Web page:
Tigers agree to deal with starter Jordan Zimmermann

Jordan Zimmermann
AP Photo/Pablo Martinez Monsivais

Hey, the hot stove is finally generating some real fire …

CBS Sports’ Jon Heyman reports that the Tigers have agreed to terms on a contract with free agent starter Jordan Zimmermann. It’s a five-year deal worth around $110 million, per Jon Morosi of FOX Sports.

This should have a domino effect on a loaded starting pitching market. David Price, Zack Greinke, Johnny Cueto, Mike Leake, and Jeff Samardzija are just a few of the names still out there.

Zimmermann, 29, posted a 3.66 ERA, 1.21 WHIP, and 164/39 K/BB ratio in 201 2/3 innings this past season for the Nationals. He had a 2.66 ERA in 2014 and threw a no-hitter on the final day of the regular season.

Zimmermann’s free agency is tied to draft pick compensation because he rejected a one-year, $15.8 million qualifying offer from Washington, but the Tigers finished with one of the 10-worst win-loss records in 2015 so their first-round pick in 2016 is protected. Detroit will give up its second-round pick instead.

Video: Statcast’s 10 longest home runs from 2015

Giancarlo Stanton
AP Photo/Joe Skipper

Here’s a pretty good way to finally break out of that turkey-induced Thanksgiving tryptophan coma.

It’s a compilation of the 10 longest home runs from the 2015 season, with’s Statcast technology providing data along the path of each blast …

Tigers in discussions with Jordan Zimmermann

Jordan Zimmermann
AP Photo/Alex Brandon

Jon Morosi of FOX Sports reports that the Tigers are in discussions with free agent starter Jordan Zimmermann. His sources have told him that the talks have become “serious”.

Zimmermann, 29, has a career 3.32 ERA across parts of seven seasons in the majors. He finished fifth in National League Cy Young Award balloting in 2014, finishing with a 2.66 ERA and a 182/29 K/BB ratio over 199 2/3 innings.

Among starters who have amassed at least 1,000 innings since 2009, only Cliff Lee, Dan Haren, Madison Bumgarner, and Zack Greinke have compiled a better strikeout-to-walk ratio than Zimmermann’s 4.09. While he doesn’t have the star power of other free agents such as Greinke or David Price, the Tigers would certainly improve their rotation by bringing him on board.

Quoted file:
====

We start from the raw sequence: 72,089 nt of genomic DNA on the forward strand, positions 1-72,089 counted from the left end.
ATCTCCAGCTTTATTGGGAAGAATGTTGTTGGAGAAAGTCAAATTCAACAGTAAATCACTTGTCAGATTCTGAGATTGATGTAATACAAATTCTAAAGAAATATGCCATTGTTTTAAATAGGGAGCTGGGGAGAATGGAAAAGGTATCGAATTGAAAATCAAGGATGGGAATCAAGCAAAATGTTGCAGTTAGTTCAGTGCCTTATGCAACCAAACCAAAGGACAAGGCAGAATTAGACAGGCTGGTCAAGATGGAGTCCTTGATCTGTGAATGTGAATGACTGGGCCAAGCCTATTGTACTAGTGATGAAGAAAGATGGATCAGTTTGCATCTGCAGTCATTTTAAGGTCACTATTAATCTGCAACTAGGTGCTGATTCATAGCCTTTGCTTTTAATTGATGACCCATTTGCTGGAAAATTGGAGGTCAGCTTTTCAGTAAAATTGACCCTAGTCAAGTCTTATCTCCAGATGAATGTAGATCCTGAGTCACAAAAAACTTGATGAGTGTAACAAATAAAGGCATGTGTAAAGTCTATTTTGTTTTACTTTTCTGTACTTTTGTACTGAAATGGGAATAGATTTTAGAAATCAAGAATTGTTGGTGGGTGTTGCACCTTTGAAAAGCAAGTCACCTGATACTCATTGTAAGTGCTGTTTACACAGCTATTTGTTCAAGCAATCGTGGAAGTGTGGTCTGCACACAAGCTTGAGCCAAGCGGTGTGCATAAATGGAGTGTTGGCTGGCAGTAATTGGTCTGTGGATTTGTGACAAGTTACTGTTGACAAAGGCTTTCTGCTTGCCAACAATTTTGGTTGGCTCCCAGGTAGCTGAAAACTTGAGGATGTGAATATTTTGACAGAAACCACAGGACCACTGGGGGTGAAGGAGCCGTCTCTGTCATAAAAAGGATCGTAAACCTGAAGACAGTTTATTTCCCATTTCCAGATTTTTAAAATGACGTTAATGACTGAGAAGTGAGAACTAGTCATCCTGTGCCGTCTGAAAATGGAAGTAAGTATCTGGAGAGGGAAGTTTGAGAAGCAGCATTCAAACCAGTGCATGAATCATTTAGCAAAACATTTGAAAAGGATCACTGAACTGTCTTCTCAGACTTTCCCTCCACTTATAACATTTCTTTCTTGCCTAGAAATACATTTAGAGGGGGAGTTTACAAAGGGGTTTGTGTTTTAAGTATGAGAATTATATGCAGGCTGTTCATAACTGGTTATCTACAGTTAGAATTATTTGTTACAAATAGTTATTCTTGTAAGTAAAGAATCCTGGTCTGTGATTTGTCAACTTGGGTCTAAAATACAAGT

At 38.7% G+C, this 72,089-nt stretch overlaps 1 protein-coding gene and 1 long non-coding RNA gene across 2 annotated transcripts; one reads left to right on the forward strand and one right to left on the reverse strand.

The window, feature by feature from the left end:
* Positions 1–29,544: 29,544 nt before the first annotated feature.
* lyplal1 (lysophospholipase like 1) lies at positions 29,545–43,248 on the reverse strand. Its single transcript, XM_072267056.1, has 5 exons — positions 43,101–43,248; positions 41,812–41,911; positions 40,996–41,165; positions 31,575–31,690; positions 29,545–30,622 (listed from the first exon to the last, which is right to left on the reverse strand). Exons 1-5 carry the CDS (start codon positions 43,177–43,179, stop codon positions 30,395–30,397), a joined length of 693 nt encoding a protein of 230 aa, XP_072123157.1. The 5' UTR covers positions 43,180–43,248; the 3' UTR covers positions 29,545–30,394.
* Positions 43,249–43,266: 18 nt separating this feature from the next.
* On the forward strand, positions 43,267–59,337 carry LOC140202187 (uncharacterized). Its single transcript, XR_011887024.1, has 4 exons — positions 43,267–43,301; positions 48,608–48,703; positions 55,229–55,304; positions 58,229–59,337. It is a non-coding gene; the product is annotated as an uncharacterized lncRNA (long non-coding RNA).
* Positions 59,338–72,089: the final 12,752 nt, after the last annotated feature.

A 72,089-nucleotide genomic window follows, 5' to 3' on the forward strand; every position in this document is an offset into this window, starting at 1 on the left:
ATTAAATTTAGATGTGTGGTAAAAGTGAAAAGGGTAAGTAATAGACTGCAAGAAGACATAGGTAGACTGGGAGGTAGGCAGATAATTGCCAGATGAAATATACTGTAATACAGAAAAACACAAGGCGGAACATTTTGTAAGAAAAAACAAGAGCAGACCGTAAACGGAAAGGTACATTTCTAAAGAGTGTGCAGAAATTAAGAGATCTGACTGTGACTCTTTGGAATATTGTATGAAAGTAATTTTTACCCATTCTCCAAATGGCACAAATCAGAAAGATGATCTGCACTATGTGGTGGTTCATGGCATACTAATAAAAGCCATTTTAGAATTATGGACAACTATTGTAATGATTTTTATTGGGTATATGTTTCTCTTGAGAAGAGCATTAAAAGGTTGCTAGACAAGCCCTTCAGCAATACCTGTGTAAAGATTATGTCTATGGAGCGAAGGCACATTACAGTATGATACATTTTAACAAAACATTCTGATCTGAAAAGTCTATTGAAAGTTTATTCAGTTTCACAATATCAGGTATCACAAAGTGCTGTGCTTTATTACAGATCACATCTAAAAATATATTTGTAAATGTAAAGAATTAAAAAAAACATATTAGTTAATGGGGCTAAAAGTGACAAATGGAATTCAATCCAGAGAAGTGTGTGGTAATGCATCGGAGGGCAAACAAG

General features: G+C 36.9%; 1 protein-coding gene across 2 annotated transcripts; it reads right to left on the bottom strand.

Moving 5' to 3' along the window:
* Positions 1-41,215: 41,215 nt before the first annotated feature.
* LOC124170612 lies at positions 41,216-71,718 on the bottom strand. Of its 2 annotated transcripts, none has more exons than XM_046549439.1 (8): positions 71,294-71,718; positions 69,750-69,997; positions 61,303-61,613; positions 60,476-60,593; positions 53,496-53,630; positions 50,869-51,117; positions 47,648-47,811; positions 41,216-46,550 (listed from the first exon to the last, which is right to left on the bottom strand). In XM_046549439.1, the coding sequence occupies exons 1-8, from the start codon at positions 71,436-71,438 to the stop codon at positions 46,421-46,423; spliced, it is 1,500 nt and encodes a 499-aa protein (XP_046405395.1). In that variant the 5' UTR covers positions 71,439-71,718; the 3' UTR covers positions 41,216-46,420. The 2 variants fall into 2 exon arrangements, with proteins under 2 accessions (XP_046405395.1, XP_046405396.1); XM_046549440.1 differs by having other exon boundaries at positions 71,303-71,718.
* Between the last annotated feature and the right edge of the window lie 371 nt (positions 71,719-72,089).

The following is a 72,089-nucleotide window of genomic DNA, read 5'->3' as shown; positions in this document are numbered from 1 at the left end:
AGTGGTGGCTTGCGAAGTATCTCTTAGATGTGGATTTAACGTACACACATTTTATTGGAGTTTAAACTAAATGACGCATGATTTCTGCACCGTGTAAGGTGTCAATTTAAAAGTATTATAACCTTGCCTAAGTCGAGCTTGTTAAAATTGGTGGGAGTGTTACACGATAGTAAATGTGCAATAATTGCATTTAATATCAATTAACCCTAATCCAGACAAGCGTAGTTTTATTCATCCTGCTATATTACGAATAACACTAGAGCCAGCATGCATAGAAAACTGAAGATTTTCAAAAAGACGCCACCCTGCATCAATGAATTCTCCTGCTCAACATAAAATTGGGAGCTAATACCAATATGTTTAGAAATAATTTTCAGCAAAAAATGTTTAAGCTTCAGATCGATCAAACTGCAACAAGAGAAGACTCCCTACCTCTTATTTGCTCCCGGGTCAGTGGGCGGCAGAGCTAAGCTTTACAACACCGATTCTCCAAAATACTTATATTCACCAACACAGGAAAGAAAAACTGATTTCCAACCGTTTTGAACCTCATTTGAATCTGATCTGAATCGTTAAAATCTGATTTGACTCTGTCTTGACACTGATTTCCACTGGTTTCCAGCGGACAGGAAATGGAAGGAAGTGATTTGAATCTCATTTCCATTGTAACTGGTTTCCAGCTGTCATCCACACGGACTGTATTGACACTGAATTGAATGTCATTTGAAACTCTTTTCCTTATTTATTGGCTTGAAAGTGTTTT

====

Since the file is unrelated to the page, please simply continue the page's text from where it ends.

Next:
Blue Jays still focused on upgrading their pitching

Marco Estrada
AP Photo/LM Otero

Having already added Jesse Chavez and J.A. Happ to the mix and re-signing Marco Estrada early in the offseason, Blue Jays interim GM Tony LaCava said the team will continue to pursue pitching upgrades, as Sportsnet’s Ben Nicholson-Smith reports. Nicholson-Smith added that LaCava declined to comment on free agent ace David Price. It is believed that the Jays will not pursue Price and other big-name free agent starting pitchers given their November activity.

The Jays re-signed Estrada to a two-year, $26 million deal on November 13, acquired Chavez from the Athletics in exchange for reliever Liam Hendriks on November 20 and signed Happ to a three-year, $36 million deal on Friday.

Nicholson-Smith notes in a column on Sportsnet that the Jays need to address the bullpen in particular. That is especially true after swapping Hendriks, who had a career-best 2.92 ERA out of the Jays’ bullpen in 2015, for a back-end starting pitcher.